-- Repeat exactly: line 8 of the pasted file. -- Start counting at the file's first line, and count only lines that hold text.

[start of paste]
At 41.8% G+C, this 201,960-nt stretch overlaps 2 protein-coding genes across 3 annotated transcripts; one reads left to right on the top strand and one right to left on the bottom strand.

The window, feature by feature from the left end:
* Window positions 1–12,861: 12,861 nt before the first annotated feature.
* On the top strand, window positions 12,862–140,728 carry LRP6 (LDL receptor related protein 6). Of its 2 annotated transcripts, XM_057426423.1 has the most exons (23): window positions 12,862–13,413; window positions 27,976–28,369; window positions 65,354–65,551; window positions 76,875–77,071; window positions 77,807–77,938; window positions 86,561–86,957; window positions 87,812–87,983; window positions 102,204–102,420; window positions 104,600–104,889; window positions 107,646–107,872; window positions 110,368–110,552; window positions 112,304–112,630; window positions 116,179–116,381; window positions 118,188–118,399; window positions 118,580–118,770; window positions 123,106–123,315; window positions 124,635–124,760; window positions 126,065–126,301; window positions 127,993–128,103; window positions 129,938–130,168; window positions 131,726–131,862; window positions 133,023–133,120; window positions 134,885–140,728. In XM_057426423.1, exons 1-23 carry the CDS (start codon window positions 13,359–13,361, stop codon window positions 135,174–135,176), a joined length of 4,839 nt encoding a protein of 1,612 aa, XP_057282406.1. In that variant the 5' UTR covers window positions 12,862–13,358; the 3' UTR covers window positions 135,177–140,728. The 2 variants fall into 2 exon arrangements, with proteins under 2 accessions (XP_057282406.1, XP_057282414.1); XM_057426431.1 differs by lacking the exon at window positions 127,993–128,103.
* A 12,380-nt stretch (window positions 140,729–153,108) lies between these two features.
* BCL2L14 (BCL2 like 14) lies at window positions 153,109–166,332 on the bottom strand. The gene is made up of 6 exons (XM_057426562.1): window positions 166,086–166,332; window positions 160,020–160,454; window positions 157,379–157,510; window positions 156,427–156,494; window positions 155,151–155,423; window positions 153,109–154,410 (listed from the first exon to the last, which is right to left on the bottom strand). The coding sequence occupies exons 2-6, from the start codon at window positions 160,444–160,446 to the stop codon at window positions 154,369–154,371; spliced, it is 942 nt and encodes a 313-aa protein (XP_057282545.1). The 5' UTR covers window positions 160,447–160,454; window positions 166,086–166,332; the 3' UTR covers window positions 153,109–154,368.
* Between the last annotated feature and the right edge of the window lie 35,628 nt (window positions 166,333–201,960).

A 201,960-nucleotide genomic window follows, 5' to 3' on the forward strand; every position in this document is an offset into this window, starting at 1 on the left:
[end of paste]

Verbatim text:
A 201,960-nucleotide genomic window follows, 5' to 3' on the forward strand; every position in this document is an offset into this window, starting at 1 on the left: